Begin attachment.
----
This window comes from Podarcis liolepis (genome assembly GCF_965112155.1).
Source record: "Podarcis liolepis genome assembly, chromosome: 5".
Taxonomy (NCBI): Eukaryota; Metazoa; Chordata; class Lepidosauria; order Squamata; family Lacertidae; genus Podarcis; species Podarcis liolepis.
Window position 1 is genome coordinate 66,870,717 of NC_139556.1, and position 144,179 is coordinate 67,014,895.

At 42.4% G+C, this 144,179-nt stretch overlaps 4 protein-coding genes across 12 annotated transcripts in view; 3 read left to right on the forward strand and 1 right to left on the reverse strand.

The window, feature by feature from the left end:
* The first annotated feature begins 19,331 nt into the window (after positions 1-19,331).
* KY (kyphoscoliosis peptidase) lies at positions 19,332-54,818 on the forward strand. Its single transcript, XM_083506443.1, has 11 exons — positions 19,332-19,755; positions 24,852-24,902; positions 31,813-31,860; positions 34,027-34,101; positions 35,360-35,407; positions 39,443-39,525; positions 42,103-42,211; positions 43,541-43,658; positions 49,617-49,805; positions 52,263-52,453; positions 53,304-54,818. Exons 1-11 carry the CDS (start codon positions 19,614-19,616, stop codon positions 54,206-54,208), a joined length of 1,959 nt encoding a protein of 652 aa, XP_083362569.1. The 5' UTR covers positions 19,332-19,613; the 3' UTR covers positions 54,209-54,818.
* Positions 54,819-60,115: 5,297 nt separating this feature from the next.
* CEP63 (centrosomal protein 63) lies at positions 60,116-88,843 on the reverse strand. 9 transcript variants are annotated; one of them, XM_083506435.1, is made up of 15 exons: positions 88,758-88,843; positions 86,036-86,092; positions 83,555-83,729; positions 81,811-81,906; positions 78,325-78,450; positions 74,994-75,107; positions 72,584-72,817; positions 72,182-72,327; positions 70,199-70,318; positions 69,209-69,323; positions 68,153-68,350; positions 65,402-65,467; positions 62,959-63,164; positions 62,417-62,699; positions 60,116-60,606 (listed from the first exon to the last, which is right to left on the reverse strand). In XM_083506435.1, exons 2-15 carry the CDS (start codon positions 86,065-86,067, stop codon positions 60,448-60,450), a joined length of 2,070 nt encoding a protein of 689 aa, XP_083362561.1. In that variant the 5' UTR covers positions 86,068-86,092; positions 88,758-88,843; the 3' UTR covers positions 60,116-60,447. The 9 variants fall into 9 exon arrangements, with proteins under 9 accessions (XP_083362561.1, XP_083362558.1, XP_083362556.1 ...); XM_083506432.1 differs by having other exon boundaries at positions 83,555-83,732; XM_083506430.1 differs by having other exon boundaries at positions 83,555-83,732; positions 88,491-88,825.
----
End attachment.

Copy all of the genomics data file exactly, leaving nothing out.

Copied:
This window comes from Podarcis liolepis (genome assembly GCF_965112155.1).
Source record: "Podarcis liolepis genome assembly, chromosome: 5".
Taxonomy (NCBI): Eukaryota; Metazoa; Chordata; class Lepidosauria; order Squamata; family Lacertidae; genus Podarcis; species Podarcis liolepis.
Window position 1 is genome coordinate 66,870,717 of NC_139556.1, and position 144,179 is coordinate 67,014,895.

At 42.4% G+C, this 144,179-nt stretch overlaps 4 protein-coding genes across 12 annotated transcripts in view; 3 read left to right on the forward strand and 1 right to left on the reverse strand.

The window, feature by feature from the left end:
* The first annotated feature begins 19,331 nt into the window (after positions 1-19,331).
* KY (kyphoscoliosis peptidase) lies at positions 19,332-54,818 on the forward strand. Its single transcript, XM_083506443.1, has 11 exons — positions 19,332-19,755; positions 24,852-24,902; positions 31,813-31,860; positions 34,027-34,101; positions 35,360-35,407; positions 39,443-39,525; positions 42,103-42,211; positions 43,541-43,658; positions 49,617-49,805; positions 52,263-52,453; positions 53,304-54,818. Exons 1-11 carry the CDS (start codon positions 19,614-19,616, stop codon positions 54,206-54,208), a joined length of 1,959 nt encoding a protein of 652 aa, XP_083362569.1. The 5' UTR covers positions 19,332-19,613; the 3' UTR covers positions 54,209-54,818.
* Positions 54,819-60,115: 5,297 nt separating this feature from the next.
* CEP63 (centrosomal protein 63) lies at positions 60,116-88,843 on the reverse strand. 9 transcript variants are annotated; one of them, XM_083506435.1, is made up of 15 exons: positions 88,758-88,843; positions 86,036-86,092; positions 83,555-83,729; positions 81,811-81,906; positions 78,325-78,450; positions 74,994-75,107; positions 72,584-72,817; positions 72,182-72,327; positions 70,199-70,318; positions 69,209-69,323; positions 68,153-68,350; positions 65,402-65,467; positions 62,959-63,164; positions 62,417-62,699; positions 60,116-60,606 (listed from the first exon to the last, which is right to left on the reverse strand). In XM_083506435.1, exons 2-15 carry the CDS (start codon positions 86,065-86,067, stop codon positions 60,448-60,450), a joined length of 2,070 nt encoding a protein of 689 aa, XP_083362561.1. In that variant the 5' UTR covers positions 86,068-86,092; positions 88,758-88,843; the 3' UTR covers positions 60,116-60,447. The 9 variants fall into 9 exon arrangements, with proteins under 9 accessions (XP_083362561.1, XP_083362558.1, XP_083362556.1 ...); XM_083506432.1 differs by having other exon boundaries at positions 83,555-83,732; XM_083506430.1 differs by having other exon boundaries at positions 83,555-83,732; positions 88,491-88,825.